Itsuki writes about pain, sometimes eloquently, as in his narrative of The Dalai Lama , sometimes verging on obscenity as in the story of the mother whose terminally ill child is gasping for breath and Mom observes that "The gasps seemed like labor pains. . .the mother cheered her daughter on in death . . .Hurray!"
It's weird but Isuki's advice at times sounds like a self-help book turned upside down yet equally hoaky. Instead of telling us to smile and look on the bright side because it'll make us feel good, he tells us to weep and look on the dark side because it'll make us feel good.
This ain't profound but it sure sounds elevated as soon as he brings in Amida Buddha.
An entity which, from what I can gather exists in the archetypal Platonic realm (unlike Siddhartha, the Buddha, a human who actually lived) yet whose Presence is far more Real to his followers than a mere flesh and blood being.
Amida is the Buddha of Ultimate Compassion, and-- though there is no hope, really-- intoning his mantra 'Namu Amida Butsu' puts us in touch with compassion, frees us from the futile desire to escape our doom and best of all----
--Well I'm not sure. According to Itsuku, Zen was for the aristocracy who had time to enage in 'self-salvation' unlike the peasants who had to rely on 'Other Power' (Amida) and followed The Pure Land Sect.
(Actually I doubt it was that simple, having met a Korean Zen master who began each day by prostating himself 106 times and invoking Amida's help. It seems a human need to ask for divine compassion. Likewise I suspect that even the bravest of Stoics would have snuck a prayer to Zeus now and then.)
It seems the peasants believed they would be reborn into a paradise, a "Pure Land" unlike those intellectual Zen types who sought for Enlightenment a la Siddhartha while they still had breath to fight.
But Itsuki rejects this interpretation of The Pure Land. There will be no paradise or re-birth, you'll just be a kinder person and take refuge in Amida's light while you spend time in your own hell of a Siberian prison, etc.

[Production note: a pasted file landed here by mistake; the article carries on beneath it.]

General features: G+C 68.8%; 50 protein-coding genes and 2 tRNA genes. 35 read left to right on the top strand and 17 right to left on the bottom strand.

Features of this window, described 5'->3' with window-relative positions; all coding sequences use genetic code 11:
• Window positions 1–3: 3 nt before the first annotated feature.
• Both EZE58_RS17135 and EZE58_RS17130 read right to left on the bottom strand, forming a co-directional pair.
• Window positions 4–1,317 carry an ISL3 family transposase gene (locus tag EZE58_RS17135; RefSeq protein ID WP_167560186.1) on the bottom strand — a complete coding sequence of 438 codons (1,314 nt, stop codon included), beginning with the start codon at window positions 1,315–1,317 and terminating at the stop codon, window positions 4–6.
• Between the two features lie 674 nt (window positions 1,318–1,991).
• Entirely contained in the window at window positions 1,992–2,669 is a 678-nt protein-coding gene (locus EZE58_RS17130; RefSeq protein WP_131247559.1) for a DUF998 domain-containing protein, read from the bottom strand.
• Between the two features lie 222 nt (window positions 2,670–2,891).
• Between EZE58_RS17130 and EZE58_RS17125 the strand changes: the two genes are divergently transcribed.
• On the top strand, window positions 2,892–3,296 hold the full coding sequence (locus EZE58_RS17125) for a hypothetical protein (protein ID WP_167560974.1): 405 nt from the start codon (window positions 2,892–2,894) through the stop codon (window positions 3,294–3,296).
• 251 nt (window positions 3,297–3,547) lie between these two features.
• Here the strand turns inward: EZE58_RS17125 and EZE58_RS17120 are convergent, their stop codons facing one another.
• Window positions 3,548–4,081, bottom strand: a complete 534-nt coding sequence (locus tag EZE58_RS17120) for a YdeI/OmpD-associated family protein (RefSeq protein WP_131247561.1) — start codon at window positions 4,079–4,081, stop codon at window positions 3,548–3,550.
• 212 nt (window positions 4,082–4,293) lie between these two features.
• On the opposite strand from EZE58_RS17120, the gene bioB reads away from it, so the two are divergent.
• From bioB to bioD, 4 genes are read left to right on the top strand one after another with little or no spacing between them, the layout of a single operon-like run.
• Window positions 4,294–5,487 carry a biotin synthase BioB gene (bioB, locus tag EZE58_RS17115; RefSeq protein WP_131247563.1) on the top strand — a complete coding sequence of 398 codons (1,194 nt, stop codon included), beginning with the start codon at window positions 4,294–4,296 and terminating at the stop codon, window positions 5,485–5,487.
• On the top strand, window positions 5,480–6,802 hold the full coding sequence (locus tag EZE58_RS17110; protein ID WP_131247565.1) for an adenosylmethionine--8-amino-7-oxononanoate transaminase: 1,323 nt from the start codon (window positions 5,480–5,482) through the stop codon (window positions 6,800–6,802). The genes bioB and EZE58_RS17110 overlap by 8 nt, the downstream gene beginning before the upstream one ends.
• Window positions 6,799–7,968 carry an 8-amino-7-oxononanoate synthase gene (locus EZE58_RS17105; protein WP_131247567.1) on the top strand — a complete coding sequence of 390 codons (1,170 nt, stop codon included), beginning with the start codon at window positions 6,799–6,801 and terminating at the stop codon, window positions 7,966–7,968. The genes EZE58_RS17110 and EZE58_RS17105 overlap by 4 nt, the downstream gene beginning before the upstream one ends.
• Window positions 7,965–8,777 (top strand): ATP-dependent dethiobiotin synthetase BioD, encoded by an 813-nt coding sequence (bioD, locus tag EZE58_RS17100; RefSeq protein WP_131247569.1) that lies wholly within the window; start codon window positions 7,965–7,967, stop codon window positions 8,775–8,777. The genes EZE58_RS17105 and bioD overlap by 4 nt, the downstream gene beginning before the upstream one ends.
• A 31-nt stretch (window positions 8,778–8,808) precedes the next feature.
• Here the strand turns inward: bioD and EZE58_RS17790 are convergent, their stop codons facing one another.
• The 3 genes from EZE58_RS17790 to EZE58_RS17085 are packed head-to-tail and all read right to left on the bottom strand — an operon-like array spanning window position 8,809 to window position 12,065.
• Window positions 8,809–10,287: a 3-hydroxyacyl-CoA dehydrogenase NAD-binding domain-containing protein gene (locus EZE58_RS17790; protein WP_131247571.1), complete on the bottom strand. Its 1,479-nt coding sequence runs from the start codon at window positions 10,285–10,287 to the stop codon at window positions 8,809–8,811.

I'm not sure as to how this reinterpreatation of The Pure Land sect came about. Judging by Itsuki, it does appear to be normative today. Perhaps the original was considered too primitive and literal ( by intellectuals, of course) or perhaps it cheered the peasants up too much, thus blinding them to the truth that Suffering is All, etc.
Well, it's an interesting book, though I believe the point was better articulated in C.S. Lewis' masterpiece "A Grief Observed"
not because Lewis was a Christian, but precisely because he had -- unlike Itsuki--a happy childhood. Consequently he was fairly optimistic, sure of his religion, and in late in middle age found true love-- only to have his wife die horribly of bone cancer--whereupon his world and his faith came tumbling down.
Lewis's attempt to cope with having egg on his face after a lifetime of naivete, and his brutally honest soul searching strikes one as far more poignant than this gloom and doom autobiography.
Oh, and BTW, 'Sad To The Bone' really is the title of a section in Itsuki's book.
In the final analysis, while Itsuki's philosophy embraces pathos and sympathy for our fellow sufferers endorsing a lofty charity towards all, given his metaphysical premises arguably loftier concepts would be rendered meaningless.
There is absolutely no room for heroism, triumph or, in the classical Western sense, tragedy.
Have a nice day.


Surely You're Joking, Mr. Feynman! (Adventures of a Curious Character)
Surely You're Joking, Mr. Feynman! (Adventures of a Curious Character)
by Richard P. Feynman
Edition: Paperback
Price: $9.01
246 used & new from $1.27

9 of 10 people found the following review helpful
4.0 out of 5 stars They don't make mad scientists like they used to . . ., January 30, 2002
This autobiography is a joy to read.
Usually books from physicists suffer in their attempt to make the language of mathematics understandable to the public by means of analogies that confuse the issues even more.
This book will not confuse the layman. But it'll befuddle anyone lacking in a sense of humor.
Perhaps the most important question it poses is what constitutes genius? Or a man of genius? How does a brilliant mathematician go around taking wild leaps in logic and landing on his feet?
Apparently having a soul, a sense for the absurd, and a taste for babes really helps.
That's an interesting counter to all the 'self evident' sermonizing about genius being 99% hard work , the capacity for taking infinite pains, etc, etc.
Of course, one could argue that learning to pick up and score with women in one night by means of letting THEM buy YOU drinks or hanging out with the Nick the Greek in Las Vegas to fathom how he made a fortune in spite of the house odds IS very hard and painstaking work.
What can one say? Feynman had a blast. So will the reader.


Moses and Monotheism
Moses and Monotheism
by Sigmund Freud
Edition: Paperback
Price: $7.71
126 used & new from $2.98

85 of 108 people found the following review helpful
3.0 out of 5 stars Admit it! You hate your Dad!, January 11, 2002
This review is from: Moses and Monotheism (Paperback)
This is my favorite nut book of all time, principally because it was written by THE most original thinker of the 20th century.
A conspiracy book by a mediocre paranoid is par for the course; but one written by a genius of the first order is bound to be outstanding.